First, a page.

Study: Canada needs to clarify e-health vision

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To accelerate adoption of EHRs and realize a timely return on investment in Canada, an e-health policy needs to be tightly aligned with the major strategic directions of healthcare reform, according to a recent study published Feb. 22 in the Canadian Medical Association Journal.

Doctors and front-line healthcare workers and administrators must be encouraged to play a more active role in EHR implementation, wrote Robyn Tamblyn, MD, medical scientist at the Research Institute at the McGill University Health Centre (MUHC) in Montreal, and colleagues.

The Canada Health Infoway project was implemented in 2001 with the goal of accelerating e-health implementation and creating a national system of interoperable EHRs. After 10 years and $1.6 billion of investment in 280 health IT projects, Canada still lags behind countries such as Denmark, the United Kingdom and New Zealand, according to Tamblyn, who is also a professor at the departments of medicine and epidemiology, biostatistics and occupational health at McGill University, and colleagues.

The researchers assessed the effectiveness of Canada Health Infoway’s e-health plan by interviewing 29 key stakeholders representing national and provincial organizations in Alberta, British Columbia and Ontario. The results showed that Canada Health Infoway has been somewhat successful in setting up standards and developing a plan for provinces to compare notes and share resources, but that more work needs to be done to improve and expedite implementation of health IT to support challenges in delivering the best care for all Canadians.

Participants highlighted the benefits of having a comprehensive national approach to the standards for health IT that set the foundation for interoperability in the future and that establish a framework for collaboration across provinces and territories.

“The release of funds in accordance with performance benchmarks was also a feature of the Canada Health Infoway plan that was seen as an enabler of provincial buy-in and commitment,” the researchers found. “In terms of clinical applications, digital imaging was viewed as the most successful, providing benefits for patients and reductions in cost.”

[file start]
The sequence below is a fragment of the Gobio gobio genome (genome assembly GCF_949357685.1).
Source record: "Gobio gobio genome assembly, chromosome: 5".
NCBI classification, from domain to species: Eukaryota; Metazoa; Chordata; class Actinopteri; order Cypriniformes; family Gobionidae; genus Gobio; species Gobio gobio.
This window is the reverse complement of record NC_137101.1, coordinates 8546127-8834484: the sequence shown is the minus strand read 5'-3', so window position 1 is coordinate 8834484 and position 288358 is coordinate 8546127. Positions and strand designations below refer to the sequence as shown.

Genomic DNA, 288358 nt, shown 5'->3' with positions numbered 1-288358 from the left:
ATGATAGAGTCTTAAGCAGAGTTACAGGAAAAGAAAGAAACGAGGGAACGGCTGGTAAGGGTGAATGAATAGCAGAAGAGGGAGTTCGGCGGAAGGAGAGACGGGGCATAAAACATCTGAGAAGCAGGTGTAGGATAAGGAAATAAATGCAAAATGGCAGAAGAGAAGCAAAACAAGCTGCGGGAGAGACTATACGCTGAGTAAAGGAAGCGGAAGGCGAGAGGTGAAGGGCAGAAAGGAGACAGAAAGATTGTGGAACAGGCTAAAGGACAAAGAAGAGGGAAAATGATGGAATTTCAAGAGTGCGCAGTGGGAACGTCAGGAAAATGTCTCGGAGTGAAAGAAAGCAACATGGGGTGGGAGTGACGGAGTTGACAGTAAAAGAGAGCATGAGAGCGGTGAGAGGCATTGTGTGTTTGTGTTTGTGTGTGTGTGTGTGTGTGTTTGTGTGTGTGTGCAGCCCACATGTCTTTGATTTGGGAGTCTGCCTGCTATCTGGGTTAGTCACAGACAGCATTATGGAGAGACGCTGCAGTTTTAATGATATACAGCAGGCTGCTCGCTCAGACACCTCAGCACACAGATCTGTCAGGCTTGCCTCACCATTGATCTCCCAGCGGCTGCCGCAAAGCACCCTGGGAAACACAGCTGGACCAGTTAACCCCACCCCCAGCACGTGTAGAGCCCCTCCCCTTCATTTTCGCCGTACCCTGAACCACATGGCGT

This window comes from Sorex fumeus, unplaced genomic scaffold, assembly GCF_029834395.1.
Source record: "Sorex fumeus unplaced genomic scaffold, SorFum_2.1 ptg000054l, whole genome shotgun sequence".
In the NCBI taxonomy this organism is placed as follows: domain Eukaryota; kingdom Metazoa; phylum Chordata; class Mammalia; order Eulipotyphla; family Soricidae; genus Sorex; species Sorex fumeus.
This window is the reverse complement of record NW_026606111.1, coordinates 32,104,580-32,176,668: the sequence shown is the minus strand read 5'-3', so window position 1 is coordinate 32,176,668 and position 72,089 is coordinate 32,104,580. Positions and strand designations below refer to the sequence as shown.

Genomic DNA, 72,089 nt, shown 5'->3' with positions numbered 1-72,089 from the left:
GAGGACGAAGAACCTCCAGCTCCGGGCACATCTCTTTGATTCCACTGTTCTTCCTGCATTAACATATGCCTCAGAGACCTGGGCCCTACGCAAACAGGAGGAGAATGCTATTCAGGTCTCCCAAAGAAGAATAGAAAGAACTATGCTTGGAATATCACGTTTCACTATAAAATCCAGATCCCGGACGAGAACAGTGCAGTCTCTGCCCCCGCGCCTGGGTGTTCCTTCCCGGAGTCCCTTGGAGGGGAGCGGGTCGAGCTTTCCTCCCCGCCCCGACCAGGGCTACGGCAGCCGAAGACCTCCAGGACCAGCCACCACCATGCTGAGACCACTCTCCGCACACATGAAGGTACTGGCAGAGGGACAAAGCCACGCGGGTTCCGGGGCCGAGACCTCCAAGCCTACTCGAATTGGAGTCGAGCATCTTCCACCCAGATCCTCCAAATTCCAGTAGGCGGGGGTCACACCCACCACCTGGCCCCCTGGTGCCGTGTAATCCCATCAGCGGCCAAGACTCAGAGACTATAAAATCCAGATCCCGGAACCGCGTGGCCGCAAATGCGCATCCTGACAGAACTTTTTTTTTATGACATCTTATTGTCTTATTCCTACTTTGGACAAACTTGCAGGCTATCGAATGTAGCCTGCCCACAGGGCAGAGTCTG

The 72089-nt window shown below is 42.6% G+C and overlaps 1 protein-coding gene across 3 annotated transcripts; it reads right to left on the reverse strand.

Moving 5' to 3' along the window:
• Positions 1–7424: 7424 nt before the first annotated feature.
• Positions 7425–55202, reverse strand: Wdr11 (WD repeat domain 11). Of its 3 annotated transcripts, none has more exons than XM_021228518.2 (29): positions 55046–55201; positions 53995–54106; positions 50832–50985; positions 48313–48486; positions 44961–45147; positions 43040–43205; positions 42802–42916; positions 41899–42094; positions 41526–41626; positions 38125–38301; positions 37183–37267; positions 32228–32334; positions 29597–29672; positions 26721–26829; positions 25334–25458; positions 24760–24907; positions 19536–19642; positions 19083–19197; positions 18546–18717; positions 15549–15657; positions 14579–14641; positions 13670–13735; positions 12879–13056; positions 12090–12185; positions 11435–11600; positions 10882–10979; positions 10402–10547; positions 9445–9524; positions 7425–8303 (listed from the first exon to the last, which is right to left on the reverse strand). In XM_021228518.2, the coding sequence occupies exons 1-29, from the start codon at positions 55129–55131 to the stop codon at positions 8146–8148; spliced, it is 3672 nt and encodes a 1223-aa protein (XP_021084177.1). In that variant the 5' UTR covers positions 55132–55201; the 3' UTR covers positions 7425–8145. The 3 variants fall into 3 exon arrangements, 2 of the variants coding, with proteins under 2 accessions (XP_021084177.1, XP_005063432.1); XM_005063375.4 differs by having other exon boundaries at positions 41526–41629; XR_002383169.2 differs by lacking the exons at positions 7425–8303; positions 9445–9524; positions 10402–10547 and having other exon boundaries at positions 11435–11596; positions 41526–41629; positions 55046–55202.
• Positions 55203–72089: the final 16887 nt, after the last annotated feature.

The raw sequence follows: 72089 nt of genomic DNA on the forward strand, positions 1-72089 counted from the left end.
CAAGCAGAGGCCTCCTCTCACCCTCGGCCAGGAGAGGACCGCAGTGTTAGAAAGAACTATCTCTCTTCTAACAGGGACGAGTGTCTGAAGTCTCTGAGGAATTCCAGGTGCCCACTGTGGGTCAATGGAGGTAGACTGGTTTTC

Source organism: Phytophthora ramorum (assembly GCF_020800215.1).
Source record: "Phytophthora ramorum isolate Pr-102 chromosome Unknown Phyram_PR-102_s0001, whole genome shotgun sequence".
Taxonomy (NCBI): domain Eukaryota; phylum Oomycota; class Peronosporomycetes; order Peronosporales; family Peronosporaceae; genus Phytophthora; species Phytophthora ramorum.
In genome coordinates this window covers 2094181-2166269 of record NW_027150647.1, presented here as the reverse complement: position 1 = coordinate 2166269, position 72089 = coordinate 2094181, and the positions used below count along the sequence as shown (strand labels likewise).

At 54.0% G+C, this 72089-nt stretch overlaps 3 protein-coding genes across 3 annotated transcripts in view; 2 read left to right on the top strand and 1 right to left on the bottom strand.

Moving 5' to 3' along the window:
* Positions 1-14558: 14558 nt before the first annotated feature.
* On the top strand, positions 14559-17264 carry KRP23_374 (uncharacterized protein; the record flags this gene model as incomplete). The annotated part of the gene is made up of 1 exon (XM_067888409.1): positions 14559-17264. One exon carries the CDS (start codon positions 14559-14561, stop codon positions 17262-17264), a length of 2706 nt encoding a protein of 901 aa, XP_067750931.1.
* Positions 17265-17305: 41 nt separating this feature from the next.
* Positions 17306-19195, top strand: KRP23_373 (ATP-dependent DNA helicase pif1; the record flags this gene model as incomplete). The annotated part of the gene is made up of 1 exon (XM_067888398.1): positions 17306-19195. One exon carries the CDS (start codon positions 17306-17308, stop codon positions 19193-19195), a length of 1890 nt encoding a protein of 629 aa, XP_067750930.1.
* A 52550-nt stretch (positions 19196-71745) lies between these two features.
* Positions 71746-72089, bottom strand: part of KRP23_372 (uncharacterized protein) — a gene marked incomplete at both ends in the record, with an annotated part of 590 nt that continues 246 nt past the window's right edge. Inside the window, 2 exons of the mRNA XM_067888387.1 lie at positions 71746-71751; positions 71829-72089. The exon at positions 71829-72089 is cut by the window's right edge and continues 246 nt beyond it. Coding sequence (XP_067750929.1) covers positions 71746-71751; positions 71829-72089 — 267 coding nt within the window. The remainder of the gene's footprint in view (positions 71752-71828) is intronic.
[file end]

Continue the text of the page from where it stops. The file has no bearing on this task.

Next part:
Two major initiatives were viewed as less successful: An e-health policy that would foster effective strategies for adoption by clinicians; and the implementation of the national infrastructure for EHRs. For the first, Canada Health Infoway was seen as a funding agency, not a policy-setting body. “Moreover, inadequate attention to clinicians was viewed as a critical ingredient missing from the e-health vision,” wrote the authors.

To accelerate adoption, participants identified four key requirements: Meaningful engagement of clinicians; coordinated leadership and investment in EHRs across the country in conjunction with provincial, professional and regulatory authorities; a revised payment model that would provide financial incentives based on patient outcomes that can be achieved with the use of EHRs; and a focus on technology that would improve the value of healthcare.

A key finding that emerged was the absence of an e-health policy to align the investment in IT with the priorities of the healthcare system and of healthcare providers in order to accelerate adoption and achieve early return on the investment. In non-health sectors, past failures and suboptimal rates of return from investment in IT have been attributed to poor alignment of priorities with corporate objectives and strategies; this problem also appears to exist in the health sector.

“Canada has implemented a national strategy for interoperable EHR by establishing a model for successful interprovincial collaboration on core aspects of a national framework,” the authors concluded. “Looking forward, Canada needs to establish an e-health policy to guide the implementation of health IT to address the major strategic priorities of healthcare reform and to promote the adoption of EHRs and exchange of clinical data to address these challenges.”